CONNECTICUT - Schools in the Hartford Public School system did not open on Tuesday as scheduled due to a cyber attack.
In a letter posted to families and staff on the district's website, school officials wrote that no in-person or online learning would take place until a ransomware virus detected in the system that communicates transportation routes to the district's bus company could be resolved. The virus had caused an outage of critical systems.
Ransomware attacks prevent users from accessing systems or personal files and demand a ransom payment in order to regain access.
Hartford Mayor Luke Bronin said the hacker or hackers indicated it was a ransomware attack, but only left an email address to contact and made no specific ransom demand. The problem was discovered Saturday and numerous systems were affected, including one used to communicate transportation routes and live information to school bus drivers.
Tuesday was supposed to be the first day of school for the district of about 18,000 students since it shut down due to the coronavirus pandemic on March 17. Both in-person and remote learning have now been pushed back by the attack, officials said. A new start date has not been announced.
“We are often the subject of cyberattacks,” Bronin said at a news conference. “This was, however, the most extensive and significant attack that the city has been subject to ... certainly in the last five years.”
Much of the damage had been repaired by Monday night. The city’s $500,000 worth of cybersecurity improvements implemented last year prevented officials from being locked out of the city’s systems, Bronin said.
Superintendent of Schools Leslie Torres-Rodriguez announced the school opening postponement early Tuesday morning and said officials were checking to see if any school staff computers were affected by the attack.
“We are heavily relying on all of our technology and on our staff’s ability to access technology in order to deliver remote instruction, given that more than half of our student population has elected to learn remotely,” she said. “The team ... is trying to assess the impact throughout all of our 40 schools.”
Torres-Rodriguez said city schools were ready to open with a variety of coronavirus precautions. School officials said pre-kindergarten through ninth grade were to be fully in person, while a hybrid system of in-school and remote learning will be used for grades 10 through 12, under the currently low virus rate of fewer than 10 new cases per 100,000 population over a seven-day average.
Many parents took to social media Tuesday to express disappointment over the first day of school being postponed, with their children looking forward to returning to classes and seeing their friends. Some also were upset at what they called last-minute notice of the delay, noting officials knew about the problem since the weekend.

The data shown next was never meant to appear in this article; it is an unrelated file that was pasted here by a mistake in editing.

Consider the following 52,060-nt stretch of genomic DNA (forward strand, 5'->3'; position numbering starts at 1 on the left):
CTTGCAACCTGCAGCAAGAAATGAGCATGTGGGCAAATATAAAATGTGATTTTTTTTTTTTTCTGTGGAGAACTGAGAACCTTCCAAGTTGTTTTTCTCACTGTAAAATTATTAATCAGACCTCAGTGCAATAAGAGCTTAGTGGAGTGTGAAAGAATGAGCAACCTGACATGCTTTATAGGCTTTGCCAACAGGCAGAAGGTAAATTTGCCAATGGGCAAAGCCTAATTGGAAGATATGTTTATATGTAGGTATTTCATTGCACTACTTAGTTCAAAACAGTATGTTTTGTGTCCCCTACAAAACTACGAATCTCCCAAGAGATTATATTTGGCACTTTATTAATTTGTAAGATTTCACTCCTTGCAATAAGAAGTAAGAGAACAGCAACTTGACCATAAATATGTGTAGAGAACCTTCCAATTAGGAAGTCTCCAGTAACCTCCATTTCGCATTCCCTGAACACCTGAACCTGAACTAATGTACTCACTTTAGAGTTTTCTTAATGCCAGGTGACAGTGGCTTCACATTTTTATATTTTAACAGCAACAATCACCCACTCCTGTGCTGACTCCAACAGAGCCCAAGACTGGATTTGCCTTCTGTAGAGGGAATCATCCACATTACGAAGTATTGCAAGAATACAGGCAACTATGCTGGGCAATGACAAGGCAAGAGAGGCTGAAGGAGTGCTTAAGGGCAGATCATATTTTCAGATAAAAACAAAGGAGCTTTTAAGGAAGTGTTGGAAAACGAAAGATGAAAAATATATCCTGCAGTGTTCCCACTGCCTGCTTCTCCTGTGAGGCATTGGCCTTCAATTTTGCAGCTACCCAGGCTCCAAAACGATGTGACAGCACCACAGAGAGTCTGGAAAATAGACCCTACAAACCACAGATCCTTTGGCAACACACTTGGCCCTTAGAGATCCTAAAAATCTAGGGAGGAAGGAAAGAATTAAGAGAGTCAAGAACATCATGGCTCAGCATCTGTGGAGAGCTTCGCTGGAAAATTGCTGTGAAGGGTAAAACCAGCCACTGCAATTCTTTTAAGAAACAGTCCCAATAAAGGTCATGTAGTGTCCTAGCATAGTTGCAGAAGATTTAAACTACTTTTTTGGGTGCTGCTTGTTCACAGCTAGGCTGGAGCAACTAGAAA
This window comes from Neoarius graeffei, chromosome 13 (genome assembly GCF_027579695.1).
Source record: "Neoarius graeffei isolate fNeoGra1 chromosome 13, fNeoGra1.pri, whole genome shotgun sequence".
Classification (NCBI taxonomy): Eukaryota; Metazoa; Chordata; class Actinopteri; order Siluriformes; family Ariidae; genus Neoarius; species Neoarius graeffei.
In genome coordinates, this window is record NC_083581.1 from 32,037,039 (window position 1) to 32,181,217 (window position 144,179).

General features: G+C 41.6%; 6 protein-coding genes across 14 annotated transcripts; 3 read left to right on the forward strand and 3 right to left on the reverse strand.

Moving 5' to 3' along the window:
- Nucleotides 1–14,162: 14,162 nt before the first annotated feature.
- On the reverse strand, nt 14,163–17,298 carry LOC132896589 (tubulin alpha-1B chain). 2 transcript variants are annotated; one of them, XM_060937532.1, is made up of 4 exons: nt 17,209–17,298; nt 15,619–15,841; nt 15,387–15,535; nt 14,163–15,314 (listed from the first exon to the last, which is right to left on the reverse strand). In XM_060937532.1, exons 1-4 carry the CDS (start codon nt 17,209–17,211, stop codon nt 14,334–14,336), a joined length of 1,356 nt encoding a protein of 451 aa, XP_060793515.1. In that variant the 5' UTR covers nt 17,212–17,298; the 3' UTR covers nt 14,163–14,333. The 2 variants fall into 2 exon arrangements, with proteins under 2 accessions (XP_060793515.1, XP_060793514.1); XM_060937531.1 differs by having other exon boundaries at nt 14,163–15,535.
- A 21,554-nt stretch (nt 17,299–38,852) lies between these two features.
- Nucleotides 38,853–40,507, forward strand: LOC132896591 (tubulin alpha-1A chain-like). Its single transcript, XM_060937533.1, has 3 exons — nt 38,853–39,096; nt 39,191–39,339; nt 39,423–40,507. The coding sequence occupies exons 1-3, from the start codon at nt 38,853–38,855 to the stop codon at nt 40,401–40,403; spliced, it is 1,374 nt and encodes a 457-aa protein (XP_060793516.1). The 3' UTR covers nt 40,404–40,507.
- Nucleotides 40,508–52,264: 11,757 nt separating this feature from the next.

Kate Court said her 13-year-old son was already dressed and ready to go to the bus stop when she discovered the postponement. A New Britain resident and shipping warehouse worker, Court's teenager attends a Hartford magnet school and her 8-year-old son goes to a Hartford elementary school.
“I didn't get the message until 6 a.m.,” she said. “It's pretty ridiculous. I’m a lucky one in that my mom was home to watch them. If not, I would have ... had to miss work."
“This is crazy,” she said “We're looking for normalcy again, whatever that may be.”
School officials said that while most of the computer systems were restored by Monday night, they did not learn until early Tuesday morning that the bus transportation system was still down.
Ransomware attacks targeting state and local governments have been on the rise, with cyber criminals seeking quick money by seizing data and holding it hostage until they get paid.
City officials say it wasn't clear how the hacker or hackers gained access to city systems or if the attack was aimed at delaying the opening of school. Bronin said it appeared no sensitive personal or financial information was stolen in the attack.
More than 200 of the city’s 300 computer servers were disrupted. Besides the schools, the police department systems for report writing and video cameras also were affected, but there were no problems with the 911 system, Police Chief Jason Thody said.
City police were working with the FBI to try to identify who was behind the attack.
"Everyone at Hartford Public Schools was ready to welcome back our beautiful and capable students in person and remotely. We will provide updates when we have additional information to share."
Dear Families and Staff,
We regret to inform you that we must postpone the opening of schools. There will be no in-person or online learning on Tuesday, September 8. We wanted to provide you with an important update about the impact on our systems.
We have been informed by Metro Hartford Information Services (MHIS), our City of Hartford shared services team that manages our network infrastructure, that the ransomware virus caused an outage of critical systems and the restoration of those systems are not complete. This includes the system that communicates our transportation routes to our bus company and it is preventing our ability to operate schools on Tuesday.
Everyone at Hartford Public Schools was ready to welcome back our beautiful and capable students in person and remotely. We will provide updates when we have additional information to share.
The Hartford Public Schools Team
With the Associated Press